Fascism tends to be relegated to a dark chapter of European history, but what if new forms of fascism are currently returning to the forefront of the political scene? In (New) Fascism: Contagion, Community, Myth (August 1, 2019) Nidesh Lawtoo diagnoses the case of Trump to illustrate the (un)timeliness of Nietzsche’s claim that, one day, “‘actors,’ all kinds of actors, will be the real masters.” Preview and pre-order here.
“The book is a testament to the power of reasoning to unmask and resist cruel forms of affective contagion, even as it opens the door to the project of composing generous and laudable admixtures of pathos and logos. A bracing and elegant book very much worth reading.”
—JANE BENNETT, Professor, Department of Political Science, Johns Hopkins University, and author of Vibrant Matter: A Political Ecology of Things
In this second episode of HOM Videos, Nidesh interviews the literary critic and theorist J. Hillis Miller (Emeritus Professor, U of California at Irvine) on Deer Isle (Maine, USA, 2018) to discuss the relation between mimesis and literature, literary criticism/theory, deconstruction, reading in the digital age, new media, videogames, and contemporary politics. Trailer.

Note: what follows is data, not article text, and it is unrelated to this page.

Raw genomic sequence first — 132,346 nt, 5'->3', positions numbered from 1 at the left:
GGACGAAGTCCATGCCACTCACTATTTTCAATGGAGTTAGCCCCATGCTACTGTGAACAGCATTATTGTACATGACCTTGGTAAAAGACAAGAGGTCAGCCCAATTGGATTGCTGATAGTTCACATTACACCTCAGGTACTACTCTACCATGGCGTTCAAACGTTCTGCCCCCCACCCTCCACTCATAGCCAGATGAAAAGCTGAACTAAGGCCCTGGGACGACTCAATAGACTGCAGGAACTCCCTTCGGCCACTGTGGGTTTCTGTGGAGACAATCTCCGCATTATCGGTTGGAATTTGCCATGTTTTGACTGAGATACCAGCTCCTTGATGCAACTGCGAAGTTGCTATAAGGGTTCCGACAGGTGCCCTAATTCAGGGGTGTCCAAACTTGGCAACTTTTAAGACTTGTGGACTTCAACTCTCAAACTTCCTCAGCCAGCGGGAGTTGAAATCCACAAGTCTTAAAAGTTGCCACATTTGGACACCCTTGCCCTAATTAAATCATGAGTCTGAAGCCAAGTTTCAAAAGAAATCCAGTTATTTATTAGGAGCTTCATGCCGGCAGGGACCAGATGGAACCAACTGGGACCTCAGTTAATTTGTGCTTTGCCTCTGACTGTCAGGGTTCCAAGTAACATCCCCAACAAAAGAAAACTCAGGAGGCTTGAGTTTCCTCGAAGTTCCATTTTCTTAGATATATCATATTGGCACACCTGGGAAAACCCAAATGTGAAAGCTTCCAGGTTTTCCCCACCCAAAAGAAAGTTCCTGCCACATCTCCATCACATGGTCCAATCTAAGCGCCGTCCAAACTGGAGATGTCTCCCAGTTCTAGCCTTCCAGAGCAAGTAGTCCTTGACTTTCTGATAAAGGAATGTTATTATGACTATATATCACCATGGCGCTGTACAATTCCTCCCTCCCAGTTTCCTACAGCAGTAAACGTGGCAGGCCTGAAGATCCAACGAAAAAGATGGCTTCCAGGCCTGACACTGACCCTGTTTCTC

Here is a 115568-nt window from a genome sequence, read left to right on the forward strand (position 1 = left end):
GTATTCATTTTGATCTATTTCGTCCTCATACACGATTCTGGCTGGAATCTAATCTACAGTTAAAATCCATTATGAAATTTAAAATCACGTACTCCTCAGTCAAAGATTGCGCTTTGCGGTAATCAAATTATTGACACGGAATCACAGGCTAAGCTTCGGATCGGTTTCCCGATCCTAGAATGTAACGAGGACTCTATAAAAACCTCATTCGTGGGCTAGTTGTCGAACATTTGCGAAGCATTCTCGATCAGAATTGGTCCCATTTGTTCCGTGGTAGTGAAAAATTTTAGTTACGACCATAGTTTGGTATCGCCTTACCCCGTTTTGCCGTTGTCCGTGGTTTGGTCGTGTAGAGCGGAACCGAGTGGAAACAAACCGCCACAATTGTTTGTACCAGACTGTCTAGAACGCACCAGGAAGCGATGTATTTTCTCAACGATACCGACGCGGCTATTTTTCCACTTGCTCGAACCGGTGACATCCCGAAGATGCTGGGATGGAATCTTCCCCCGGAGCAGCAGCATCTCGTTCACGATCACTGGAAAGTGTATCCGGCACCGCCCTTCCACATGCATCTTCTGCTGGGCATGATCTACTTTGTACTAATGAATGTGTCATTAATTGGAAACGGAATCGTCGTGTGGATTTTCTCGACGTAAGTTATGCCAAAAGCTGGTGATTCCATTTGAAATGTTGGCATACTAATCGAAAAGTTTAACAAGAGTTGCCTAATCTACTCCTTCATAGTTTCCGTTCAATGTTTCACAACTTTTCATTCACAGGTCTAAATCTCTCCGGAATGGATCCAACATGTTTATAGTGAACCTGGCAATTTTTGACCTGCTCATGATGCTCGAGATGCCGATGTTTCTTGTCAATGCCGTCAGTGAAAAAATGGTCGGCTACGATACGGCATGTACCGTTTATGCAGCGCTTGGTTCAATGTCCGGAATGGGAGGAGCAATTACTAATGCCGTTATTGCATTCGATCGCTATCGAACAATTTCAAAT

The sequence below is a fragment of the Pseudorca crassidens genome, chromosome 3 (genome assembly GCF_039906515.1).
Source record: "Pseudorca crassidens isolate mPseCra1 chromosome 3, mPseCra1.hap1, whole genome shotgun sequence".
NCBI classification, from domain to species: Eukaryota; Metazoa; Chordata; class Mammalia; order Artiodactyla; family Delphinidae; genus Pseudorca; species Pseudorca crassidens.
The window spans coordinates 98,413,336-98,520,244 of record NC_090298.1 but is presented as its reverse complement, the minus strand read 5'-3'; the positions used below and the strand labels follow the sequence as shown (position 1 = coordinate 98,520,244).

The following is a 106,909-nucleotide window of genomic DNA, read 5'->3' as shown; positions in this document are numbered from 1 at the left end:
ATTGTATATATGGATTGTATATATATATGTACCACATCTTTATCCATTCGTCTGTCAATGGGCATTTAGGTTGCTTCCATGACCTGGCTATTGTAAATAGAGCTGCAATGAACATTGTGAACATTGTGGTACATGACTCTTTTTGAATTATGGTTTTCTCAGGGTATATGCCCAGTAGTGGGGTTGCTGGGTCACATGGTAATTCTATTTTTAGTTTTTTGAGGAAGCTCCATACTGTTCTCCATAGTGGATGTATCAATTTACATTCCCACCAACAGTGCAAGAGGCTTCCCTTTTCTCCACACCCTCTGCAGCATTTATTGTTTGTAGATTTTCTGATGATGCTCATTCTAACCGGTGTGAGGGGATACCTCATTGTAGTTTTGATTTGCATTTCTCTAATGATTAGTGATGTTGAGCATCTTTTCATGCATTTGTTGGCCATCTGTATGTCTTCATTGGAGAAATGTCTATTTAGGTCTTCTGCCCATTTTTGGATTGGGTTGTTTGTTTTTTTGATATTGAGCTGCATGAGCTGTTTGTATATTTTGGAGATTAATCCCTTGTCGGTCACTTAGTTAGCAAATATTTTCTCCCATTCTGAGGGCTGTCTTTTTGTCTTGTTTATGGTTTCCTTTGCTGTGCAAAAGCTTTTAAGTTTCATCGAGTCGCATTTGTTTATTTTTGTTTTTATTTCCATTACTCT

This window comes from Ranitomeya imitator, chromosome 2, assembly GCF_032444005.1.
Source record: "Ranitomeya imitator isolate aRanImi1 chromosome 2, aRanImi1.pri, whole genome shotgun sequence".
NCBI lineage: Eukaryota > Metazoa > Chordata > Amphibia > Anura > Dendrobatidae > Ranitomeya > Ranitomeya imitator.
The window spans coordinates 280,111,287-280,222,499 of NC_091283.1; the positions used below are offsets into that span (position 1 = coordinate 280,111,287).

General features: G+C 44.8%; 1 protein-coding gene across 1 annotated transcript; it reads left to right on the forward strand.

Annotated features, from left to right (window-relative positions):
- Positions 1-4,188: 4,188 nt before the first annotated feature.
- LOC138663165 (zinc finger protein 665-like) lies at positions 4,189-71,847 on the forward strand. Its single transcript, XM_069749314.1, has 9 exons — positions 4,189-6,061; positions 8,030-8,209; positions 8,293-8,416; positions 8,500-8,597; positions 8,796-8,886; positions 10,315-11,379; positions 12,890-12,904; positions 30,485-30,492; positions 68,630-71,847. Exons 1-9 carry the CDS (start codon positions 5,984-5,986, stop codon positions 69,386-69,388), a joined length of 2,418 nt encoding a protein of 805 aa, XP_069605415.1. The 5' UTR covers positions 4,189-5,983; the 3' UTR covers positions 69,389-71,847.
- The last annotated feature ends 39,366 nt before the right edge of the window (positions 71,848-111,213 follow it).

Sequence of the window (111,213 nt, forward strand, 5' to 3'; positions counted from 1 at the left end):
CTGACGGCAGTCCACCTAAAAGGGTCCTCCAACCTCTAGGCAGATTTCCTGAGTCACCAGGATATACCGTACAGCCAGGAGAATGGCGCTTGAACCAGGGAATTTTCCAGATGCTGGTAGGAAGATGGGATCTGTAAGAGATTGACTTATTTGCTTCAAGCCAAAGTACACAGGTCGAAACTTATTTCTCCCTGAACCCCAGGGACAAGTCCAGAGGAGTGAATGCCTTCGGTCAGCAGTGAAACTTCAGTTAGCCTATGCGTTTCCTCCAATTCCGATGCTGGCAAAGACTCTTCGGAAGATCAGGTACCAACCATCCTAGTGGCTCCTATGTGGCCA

Why is mimesis a political problem? In this first of a series of interviews for the ERC project Homo Mimeticus, Nidesh Lawtoo meets political theorist William E. Connolly (Johns Hopkins University) in Boston (APSA 2018) to talk about the political dangers of affective contagion, mimetic identification and new fascism central to his latest book, Aspirational Fascism (2017). Check out the full interview & subscribe to our YouTube channel to receive updates:
The HOM Project is pleased to announce a series of video interviews on the contemporary relevance of mimesis. In ep. 1, PI Nidesh Lawtoo meets political theorist William E. Connolly to talk about the dangers of mimetic contagion in the age of Aspirational Fascism. Check out the trailer: